The Academy of Motion Picture Arts and Sciences moved the 73rd Academy Awards ceremony to April 25, 2021, so that theaters would be open again in the spring, which will allow more films to compete in the awards, the report said. "The Oscars in-person telecast will happen," Variety https://variety.com/2020/film/news/oscars-in-person-show-will-happen-2021-1234843255 reported on Tuesday, citing a representative from the Academy. The Academy Awards are traditionally held at the 3,400-seater Dolby Theater in Los Angeles.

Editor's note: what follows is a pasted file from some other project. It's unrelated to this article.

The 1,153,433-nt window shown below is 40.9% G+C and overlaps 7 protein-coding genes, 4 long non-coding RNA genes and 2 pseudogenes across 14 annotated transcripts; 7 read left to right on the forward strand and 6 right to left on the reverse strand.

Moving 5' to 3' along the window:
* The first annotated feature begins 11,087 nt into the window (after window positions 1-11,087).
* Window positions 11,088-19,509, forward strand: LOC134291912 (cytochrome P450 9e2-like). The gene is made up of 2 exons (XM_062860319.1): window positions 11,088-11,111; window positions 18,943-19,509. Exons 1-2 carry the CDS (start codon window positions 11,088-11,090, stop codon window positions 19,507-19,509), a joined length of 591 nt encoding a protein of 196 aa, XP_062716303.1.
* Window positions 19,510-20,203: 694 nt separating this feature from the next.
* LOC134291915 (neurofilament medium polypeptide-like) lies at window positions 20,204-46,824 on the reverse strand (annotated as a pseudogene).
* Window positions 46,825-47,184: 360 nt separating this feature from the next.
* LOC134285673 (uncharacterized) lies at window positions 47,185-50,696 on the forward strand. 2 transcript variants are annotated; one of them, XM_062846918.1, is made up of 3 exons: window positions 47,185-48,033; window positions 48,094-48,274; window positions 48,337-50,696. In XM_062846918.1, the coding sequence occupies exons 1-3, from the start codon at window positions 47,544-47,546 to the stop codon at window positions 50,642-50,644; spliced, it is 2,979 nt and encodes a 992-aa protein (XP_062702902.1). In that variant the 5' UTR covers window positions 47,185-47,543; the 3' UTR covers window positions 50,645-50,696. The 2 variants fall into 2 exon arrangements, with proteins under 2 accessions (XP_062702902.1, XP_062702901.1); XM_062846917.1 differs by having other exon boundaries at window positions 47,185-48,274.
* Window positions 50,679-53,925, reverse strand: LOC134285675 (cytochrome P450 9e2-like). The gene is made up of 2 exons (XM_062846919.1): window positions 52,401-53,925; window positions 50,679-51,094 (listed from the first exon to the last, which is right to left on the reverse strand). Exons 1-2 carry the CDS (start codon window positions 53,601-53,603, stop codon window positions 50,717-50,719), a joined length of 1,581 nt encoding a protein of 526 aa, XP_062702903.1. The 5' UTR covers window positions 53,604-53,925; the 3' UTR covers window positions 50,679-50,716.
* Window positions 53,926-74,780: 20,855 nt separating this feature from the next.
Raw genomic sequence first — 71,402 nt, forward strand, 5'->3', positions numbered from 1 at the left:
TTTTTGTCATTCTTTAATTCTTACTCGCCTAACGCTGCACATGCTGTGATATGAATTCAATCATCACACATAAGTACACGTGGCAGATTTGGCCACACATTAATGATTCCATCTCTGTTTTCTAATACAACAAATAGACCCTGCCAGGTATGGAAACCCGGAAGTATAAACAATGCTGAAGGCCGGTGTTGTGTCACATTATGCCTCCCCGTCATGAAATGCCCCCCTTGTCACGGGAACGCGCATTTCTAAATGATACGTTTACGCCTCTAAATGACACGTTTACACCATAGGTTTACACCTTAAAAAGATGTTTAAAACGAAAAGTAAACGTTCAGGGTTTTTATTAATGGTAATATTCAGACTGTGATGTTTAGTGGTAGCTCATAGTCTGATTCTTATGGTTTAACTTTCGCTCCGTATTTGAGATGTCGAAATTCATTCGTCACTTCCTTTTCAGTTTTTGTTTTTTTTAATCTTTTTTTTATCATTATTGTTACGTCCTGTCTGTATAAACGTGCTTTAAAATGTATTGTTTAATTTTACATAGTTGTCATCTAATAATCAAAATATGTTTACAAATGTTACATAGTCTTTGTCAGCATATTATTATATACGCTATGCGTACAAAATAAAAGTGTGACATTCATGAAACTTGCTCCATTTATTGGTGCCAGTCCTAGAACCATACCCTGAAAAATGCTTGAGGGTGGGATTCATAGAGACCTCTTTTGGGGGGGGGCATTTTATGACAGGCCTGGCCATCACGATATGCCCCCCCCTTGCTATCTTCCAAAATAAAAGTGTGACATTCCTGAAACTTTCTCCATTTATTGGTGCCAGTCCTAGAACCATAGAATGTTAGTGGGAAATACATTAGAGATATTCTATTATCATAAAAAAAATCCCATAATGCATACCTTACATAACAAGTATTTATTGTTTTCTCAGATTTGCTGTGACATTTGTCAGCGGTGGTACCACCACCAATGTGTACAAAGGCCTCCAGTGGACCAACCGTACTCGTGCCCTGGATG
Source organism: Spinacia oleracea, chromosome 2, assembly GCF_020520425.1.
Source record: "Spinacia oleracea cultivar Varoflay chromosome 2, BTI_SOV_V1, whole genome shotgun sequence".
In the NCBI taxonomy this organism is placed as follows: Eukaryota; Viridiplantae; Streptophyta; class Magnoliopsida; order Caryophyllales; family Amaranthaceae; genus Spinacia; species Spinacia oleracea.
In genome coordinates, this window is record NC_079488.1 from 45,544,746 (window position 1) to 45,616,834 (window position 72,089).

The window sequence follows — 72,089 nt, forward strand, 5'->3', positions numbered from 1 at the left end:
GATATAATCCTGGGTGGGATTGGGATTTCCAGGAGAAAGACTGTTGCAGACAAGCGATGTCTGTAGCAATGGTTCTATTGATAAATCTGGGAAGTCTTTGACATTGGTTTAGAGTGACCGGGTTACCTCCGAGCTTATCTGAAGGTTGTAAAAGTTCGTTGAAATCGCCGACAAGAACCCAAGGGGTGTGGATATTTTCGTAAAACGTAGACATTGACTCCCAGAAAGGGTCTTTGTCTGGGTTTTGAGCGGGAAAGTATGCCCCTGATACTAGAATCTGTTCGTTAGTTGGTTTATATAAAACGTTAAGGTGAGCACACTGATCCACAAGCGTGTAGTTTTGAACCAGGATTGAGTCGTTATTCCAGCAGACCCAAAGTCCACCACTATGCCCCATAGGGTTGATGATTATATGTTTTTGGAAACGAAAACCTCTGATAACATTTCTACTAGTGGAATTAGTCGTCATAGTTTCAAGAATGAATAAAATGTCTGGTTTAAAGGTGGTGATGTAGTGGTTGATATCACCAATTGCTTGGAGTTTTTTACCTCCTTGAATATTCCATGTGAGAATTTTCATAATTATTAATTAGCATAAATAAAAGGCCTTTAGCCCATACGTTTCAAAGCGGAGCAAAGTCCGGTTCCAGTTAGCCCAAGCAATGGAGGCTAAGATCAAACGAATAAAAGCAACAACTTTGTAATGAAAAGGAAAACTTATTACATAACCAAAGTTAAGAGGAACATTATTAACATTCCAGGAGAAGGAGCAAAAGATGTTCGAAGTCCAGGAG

A policing expert and a local advocacy group are raising questions after the Belleville, Ont., council approved funds for the city's police budget, which includes the purchase of a prisoner restraint chair.The Belleville Peaceful Streets Network (BPSN) were hoping councillors would reject the 2021 police budget until an item was removed, referring to it as the "devil's chair.""Imagine being in police custody, being overwhelmed by anxiety or depression and then being strapped into a chair and losing any and all agency of your body," said Britney Hope, a spokesperson for the group. "Nobody deserves that. But more importantly, experts believe it doesn't help – it actually hurts more."While city council couldn't vote on specific items on the budget on Tuesday — which was approved by the city's police services board in October — it approved the total amount of funds asked for by police.The chairs, which tie down a person's arms and legs, are meant to be used on individuals who become a danger to themselves or others. According to the 2021 capital budget, the Belleville Police Service have to deal with "30-40 prisoners a year attempting to kill themselves or cause themselves serious bodily harm by physically acting out of control.""Currently, there is no way officers can completely secure an out-of-control prisoner and we have had some serious injuries and prisoners needing to be transported to the hospital," the budget reads, citing the price of the chair at under $2,800. Dozens of prisoners try to harm themselves: policeBoth Belleville Mayor Mitch Panciuk, and the chair of the police services board Jack Miller, declined to comment and referred CBC News to the Belleville Police Service. No one from the service responded to CBC's multiple requests for an interview. BPSN points to a 2015 study funded by the Ministry of Community Safety and Correctional Services in Ontario, which reviewed 614 legal motions and cases — the vast majority of which were in the United States – that involved the chair.While the study approved the use of the chair, it found many issues stemmed from "inappropriate use." Robert Gordon, a former police officer and Simon Fraser University criminology professor, says he was surprised to hear the police force was looking to buy the item, which he says is primarily for transporting a person. He said the chairs are more commonly used in health-care and correctional facilities. In those settings, the chairs are seen as a "necessary evil," he said.According to Gordon, the standard is set by the Correctional Service of Canada, which uses the chair minimally."These chairs should never be used as a form of punishment or as a threat of punishment."Proper training keyGordon said the key is to properly train officers to ensure the equipment isn't misused or abused. Gordon said he's not certain why the police service would need a restraint chair when officers can use handcuffs, another piece of equipment he thinks is often misused.BPSN's Hope said people should be concerned councillors at Tuesday's meeting didn't question why a restraint chair is a proper response to 30 to 40 people trying to harm themselves.